Citation: Dannenberg, Jr. A. 2006. Characteristics of Resistance and Susceptibility to Tuberculosis in Lurie’s Inbred Rabbits, p 235-245. In Pathogenesis of Human Pulmonary Tuberculosis. ASM Press, Washington, DC. doi: 10.1128/9781555815684.ch14
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Image of FIGURE 2
FIGURE 2

Ratios of individual rabbits from resistant strain III, susceptible strain C, and hybrids III × C, IIIC × C, and IIIC × III. The ratio is the number of inhaled human-type bacilli (H37Rv) required to generate one grossly visible primary tubercle; i.e., the ratio is the number of bacilli inhaled by each rabbit divided by the number of primary tubercles found in its lungs 5 weeks later. The mean ratios (by the Lurie method; see chapter 11) with their standard errors (and log10) are listed on the right.

The original resistant and susceptible rabbit strains were III and C, respectively. The F1 hybrids were III × C, and the backcrosses were IIIC × C and IIIC × III, respectively. The resistance of the F1 generation backcrossed to resistant III rabbits was equal to that of the original III group (ratios of 620 ± 110 and 640 ± 170, respectively). However, the resistance of the F1 generation backcrossed to susceptible C rabbits was far greater than that of the original C group (ratios of 243 ± 51 and 48 ± 10, respectively). In other words, many of the factors controlling good resistance appeared to be dominant.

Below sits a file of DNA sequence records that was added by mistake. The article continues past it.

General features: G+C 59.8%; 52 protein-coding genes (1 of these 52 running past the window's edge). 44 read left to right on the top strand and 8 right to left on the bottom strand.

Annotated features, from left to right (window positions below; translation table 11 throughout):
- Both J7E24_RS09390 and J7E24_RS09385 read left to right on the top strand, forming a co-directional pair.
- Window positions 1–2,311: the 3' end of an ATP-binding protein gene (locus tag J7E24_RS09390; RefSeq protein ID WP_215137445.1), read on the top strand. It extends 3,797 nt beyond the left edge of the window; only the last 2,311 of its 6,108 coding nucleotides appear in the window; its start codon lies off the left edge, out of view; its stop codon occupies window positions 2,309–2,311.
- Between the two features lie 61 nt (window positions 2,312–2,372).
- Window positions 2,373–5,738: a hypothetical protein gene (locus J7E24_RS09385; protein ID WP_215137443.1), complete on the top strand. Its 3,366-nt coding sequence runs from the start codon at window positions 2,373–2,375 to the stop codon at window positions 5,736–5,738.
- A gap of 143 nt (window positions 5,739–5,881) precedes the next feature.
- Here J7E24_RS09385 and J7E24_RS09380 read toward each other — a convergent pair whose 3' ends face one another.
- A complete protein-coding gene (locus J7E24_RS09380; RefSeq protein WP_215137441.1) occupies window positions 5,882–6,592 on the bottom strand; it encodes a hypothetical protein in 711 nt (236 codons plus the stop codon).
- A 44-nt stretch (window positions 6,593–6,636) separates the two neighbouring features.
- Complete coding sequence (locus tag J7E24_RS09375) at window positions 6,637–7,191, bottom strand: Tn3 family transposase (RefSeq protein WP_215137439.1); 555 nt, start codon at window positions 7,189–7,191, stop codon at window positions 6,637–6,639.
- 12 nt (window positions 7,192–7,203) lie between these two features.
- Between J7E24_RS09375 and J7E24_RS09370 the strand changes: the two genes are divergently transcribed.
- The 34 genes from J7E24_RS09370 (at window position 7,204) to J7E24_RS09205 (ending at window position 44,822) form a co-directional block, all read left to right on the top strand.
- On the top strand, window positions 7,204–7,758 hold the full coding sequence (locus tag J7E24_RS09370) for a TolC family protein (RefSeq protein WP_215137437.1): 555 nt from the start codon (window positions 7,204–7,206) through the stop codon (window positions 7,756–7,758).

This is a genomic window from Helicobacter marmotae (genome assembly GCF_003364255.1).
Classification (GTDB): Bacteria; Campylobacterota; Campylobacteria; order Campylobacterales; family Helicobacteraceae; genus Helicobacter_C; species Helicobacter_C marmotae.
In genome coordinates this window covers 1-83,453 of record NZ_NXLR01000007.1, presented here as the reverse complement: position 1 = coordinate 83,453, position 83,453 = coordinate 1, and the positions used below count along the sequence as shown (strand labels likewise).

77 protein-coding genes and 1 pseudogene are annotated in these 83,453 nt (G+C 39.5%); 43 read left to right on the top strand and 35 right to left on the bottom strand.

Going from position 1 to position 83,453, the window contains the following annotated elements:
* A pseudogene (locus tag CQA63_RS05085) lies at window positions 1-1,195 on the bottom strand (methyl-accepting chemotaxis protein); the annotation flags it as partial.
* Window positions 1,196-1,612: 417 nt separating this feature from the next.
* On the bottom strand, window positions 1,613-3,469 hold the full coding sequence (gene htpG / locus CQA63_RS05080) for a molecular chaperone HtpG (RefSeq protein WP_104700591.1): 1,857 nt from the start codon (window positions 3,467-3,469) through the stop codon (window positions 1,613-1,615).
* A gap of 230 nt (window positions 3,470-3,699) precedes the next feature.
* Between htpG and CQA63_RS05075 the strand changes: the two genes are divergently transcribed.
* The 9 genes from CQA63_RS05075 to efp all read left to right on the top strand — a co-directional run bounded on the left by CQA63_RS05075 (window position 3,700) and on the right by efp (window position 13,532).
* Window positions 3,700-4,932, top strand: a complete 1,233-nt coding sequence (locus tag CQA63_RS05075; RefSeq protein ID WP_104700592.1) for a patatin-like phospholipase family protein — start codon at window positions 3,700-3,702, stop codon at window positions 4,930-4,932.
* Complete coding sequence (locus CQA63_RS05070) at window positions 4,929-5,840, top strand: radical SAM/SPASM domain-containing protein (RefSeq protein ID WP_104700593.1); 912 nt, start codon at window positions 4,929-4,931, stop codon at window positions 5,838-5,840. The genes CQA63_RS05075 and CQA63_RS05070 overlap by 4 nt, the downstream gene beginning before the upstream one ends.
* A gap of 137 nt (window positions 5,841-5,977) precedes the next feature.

This figure also shows the ratio as a log10 (and its arithmetic mean) for the rabbits in this experiment; each subsection represents one rabbit. For example, the IIIC × C contained 21 rabbits with ratios of 101.6 to 103.4, and the IIIC × III group contained 26 rabbits with ratios of 101.9to 103.7. Note that the resistance of the F1 generation seemed to be less variable than that of the other groups; i.e., it ranged over five rather than six 0.3 log10 increments (but this result may have been a chance phenomenon). The shaded boxes represent the rabbits shown in Fig. 1.

Adapted from reference 14.

Note the variation in tubercle counts among the individual rabbits.

Citation: Dannenberg, Jr. A. 2006. Characteristics of Resistance and Susceptibility to Tuberculosis in Lurie’s Inbred Rabbits, p 235-245. In Pathogenesis of Human Pulmonary Tuberculosis. ASM Press, Washington, DC. doi: 10.1128/9781555815684.ch14
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References

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1. Lurie, M. B. 1964. Resistance to Tuberculosis: Experimental Studies in Native and Acquired Defensive Mechanisms. Harvard University Press, Cambridge, Mass.
2. Lurie, M. B. 1941. Heredity, constitution and tuberculosis: an experimental study. Am. Rev. Tuberc. 44(Suppl. to no. 3):1125.